Herzliya Chamber Orchestra plays America

Harvey Bordowitz conducts a program of pieces reflecting America as seen through the eyes of three great composers.

By HANNAH BLACHMAN
November 9, 2006 11:56
1 minute read.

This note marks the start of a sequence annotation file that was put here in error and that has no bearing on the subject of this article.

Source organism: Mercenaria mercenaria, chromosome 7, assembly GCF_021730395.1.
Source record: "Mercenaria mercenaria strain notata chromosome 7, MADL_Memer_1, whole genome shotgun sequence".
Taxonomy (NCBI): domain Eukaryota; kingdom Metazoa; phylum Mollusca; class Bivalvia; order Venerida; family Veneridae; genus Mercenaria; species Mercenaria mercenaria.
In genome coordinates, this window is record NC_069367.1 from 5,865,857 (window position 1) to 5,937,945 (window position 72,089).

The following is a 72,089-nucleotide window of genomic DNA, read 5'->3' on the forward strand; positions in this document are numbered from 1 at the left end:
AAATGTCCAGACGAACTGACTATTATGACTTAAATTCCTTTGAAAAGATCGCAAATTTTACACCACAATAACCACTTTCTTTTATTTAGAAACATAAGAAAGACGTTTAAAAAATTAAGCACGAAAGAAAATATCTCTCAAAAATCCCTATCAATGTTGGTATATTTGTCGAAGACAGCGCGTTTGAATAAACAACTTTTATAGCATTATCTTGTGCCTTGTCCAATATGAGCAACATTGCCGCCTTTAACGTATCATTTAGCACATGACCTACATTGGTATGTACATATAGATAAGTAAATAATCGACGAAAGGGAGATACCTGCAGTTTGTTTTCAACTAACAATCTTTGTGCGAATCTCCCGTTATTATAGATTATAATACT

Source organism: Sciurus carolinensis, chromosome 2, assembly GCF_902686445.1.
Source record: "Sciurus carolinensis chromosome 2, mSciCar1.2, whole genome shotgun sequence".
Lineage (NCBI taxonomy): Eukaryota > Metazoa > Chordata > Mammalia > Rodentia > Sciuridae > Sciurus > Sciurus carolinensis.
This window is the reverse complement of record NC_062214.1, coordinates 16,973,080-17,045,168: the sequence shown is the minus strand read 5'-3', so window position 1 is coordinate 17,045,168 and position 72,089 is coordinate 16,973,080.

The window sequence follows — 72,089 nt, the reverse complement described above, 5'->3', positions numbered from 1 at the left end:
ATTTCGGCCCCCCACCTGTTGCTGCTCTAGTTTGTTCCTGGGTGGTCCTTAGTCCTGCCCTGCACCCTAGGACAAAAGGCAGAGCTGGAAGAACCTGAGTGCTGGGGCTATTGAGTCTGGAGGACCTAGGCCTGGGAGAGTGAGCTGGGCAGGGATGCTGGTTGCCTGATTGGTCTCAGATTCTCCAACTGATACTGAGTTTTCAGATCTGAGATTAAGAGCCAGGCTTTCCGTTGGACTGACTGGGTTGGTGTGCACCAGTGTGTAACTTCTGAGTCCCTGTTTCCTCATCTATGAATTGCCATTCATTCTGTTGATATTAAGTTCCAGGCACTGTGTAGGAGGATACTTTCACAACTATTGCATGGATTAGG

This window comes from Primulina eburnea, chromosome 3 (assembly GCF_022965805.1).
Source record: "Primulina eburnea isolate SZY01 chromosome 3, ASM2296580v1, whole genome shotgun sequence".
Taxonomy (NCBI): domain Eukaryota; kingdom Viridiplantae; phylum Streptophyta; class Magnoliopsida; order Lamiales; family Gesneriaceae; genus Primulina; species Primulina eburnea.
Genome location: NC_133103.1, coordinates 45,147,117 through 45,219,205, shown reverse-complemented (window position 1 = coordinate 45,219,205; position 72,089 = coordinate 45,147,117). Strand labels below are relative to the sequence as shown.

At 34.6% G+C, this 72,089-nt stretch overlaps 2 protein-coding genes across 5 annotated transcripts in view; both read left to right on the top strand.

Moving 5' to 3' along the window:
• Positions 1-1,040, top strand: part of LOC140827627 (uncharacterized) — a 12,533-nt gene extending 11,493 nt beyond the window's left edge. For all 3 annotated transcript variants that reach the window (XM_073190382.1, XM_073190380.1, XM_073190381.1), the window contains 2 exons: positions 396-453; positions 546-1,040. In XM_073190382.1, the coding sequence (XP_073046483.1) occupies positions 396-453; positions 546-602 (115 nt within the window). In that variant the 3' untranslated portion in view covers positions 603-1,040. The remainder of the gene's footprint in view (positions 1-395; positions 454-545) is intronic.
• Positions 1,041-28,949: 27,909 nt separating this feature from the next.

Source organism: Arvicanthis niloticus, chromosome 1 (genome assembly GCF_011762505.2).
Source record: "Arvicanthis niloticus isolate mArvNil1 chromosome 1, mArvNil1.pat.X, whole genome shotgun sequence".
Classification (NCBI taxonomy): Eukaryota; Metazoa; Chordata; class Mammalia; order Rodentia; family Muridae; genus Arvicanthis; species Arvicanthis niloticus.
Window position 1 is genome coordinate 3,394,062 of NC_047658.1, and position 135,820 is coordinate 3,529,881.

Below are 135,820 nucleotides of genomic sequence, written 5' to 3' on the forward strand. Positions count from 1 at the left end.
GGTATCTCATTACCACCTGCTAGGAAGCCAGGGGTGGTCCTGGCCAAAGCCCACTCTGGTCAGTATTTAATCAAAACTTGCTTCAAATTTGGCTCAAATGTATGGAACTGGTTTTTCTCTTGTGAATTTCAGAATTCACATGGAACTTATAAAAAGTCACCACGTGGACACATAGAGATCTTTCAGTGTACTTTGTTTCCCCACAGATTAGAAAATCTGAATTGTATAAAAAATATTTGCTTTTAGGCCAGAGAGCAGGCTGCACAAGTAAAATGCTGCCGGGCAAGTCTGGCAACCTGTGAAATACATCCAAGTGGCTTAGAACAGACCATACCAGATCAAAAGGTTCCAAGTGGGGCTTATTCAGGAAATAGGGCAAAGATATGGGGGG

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For the opening concert of its 26th season, Harvey Bordowitz conducts the Herzliya Chamber Orchestra in a program of pieces reflecting America as seen through the eyes of three great composers. Charles Ives was born in the small manufacturing town of Danbury, Connecticut, on October 20, 1874, and died in 1954. He was something of a prodigy, and reached adulthood as one of the finest American organists of his generation. A mischievous cynic, he wrote a series of variations on the hymn "America" (the same melody known to the British as "God Save the King/Queen"), with ironic - even sarcastic - humor, but with a deep love of his country as well. The second composer on the program, Aaron Copland (1900-1990), the son of Lithuanian Jewish immigrants, become known as the authentic representative voice of American folklore, especially the Wild West with its endless plains. The ballet Rodeo uses his characteristic style of dazzling rhythms and perfect intervals to create a magical portrait of cowboys at work and at play. The concert concludes with one of the most beloved symphonies of all time - Symphony no. 9, "From the New World" by Anton Dvor k (1841-1904), written during the composer's extended stay in the United States at the end of the 19th century. Despite its nickname and its use of American folk melodies, the work gives full expression to the composer's longing for his Czech homeland. Herzliya Performing Arts Center twice: Tuesday November 14 and Saturday, November 18, at 8:30 p.m., with a pre-concert lecture by Harvey Bordowitz at 8 p.m. Details at (09) 950-0761.

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